Must-do's when renting to subtenant

Rent it Right

By Inman News Feed
Add Comment Add Comment | Comments: 0 | Posted Aug. 11, 2011

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The hearsay rule requires people to testify only to what they saw or heard, not to what they were told by someone else. For example, if the question was whether a car ran a red light, I would be allowed to testify, "I saw the car run the red light." But in most situations, a judge would stop me from testifying, "My daughter told me that the car ran the light." The court would instead require my daughter to take the stand, so that the lawyers in the case could question her about where she was, how well she could see the car, what else she saw, and so on. Obviously, if the court let me offer her testimony, there's no way the lawyers could examine or challenge her statement and her credibility.

Your lease addendum tries to circumvent this rule. A police report includes the officer's notes about what people told him. Police and prosecutors use this information to decide whether a crime has been committed and whether they should investigate further. But once the case goes to court, the report cannot take the place of actual testimony from the people involved (there are exceptions, but this is the general rule). If the statements in the police report could be admitted as fact, that would rob the defense of the opportunity to question the officer and the witnesses to the alleged crime, which would make the case a slam dunk for the prosecution.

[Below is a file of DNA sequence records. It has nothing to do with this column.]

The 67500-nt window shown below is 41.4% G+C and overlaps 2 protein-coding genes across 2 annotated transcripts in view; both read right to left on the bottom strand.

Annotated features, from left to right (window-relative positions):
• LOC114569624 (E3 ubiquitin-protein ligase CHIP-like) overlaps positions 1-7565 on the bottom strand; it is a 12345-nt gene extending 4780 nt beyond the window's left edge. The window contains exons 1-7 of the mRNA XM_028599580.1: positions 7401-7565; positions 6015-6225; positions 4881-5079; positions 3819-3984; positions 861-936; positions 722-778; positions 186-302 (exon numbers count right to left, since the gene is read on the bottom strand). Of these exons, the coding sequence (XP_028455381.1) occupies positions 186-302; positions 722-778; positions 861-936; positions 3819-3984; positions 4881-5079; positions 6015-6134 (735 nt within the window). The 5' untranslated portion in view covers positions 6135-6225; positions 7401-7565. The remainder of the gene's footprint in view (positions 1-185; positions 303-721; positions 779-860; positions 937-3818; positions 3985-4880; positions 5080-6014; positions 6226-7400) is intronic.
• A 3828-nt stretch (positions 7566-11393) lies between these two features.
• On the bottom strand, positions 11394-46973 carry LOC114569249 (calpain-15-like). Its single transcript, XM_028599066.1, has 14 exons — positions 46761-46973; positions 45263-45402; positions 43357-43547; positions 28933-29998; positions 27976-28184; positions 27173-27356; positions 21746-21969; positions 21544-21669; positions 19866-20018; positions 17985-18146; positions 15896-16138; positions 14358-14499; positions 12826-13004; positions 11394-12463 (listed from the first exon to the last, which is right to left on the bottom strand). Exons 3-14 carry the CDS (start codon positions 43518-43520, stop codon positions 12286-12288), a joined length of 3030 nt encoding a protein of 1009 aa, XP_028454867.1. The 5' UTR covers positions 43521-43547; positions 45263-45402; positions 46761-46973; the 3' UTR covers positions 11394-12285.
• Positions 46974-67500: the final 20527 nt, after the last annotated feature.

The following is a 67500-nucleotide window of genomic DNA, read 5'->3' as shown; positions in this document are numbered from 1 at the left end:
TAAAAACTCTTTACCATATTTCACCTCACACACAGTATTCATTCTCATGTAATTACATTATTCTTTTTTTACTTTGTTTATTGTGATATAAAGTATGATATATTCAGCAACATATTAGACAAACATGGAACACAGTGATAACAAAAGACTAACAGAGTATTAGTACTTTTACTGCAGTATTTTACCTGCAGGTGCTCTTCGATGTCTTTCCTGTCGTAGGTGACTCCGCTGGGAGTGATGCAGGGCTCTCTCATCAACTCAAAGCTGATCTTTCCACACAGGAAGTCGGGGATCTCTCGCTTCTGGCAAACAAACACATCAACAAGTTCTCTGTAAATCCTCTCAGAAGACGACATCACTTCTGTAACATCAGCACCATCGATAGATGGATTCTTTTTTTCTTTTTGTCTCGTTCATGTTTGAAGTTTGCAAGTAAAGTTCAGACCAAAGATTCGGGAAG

I doubt that a judge would uphold a tenant's agreement to put the hearsay rule aside like this. While it is true that some legal proceedings relax certain evidence rules, those variations (seen in mediation and some arbitrations) have been considered by the courts and allowed. People who take part in these proceedings have been advised of the changes beforehand, and presumably have made an informed decision to play by a different set of rules.

But this addendum is a different creature. You can be sure that most tenants, like you, do not understand its import. They also probably have no real opportunity to negotiate it. These two factors may make it a "contract of adhesion," which most courts will not enforce, particularly when it benefits only the party who drafted the contract and who stands to benefit from it.

Janet Portman is an attorney and managing editor at Nolo. She specializes in landlord/tenant law and is co-author of "Every Landlord's Legal Guide" and "Every Tenant's Legal Guide." She can be reached at janet@inman.com.

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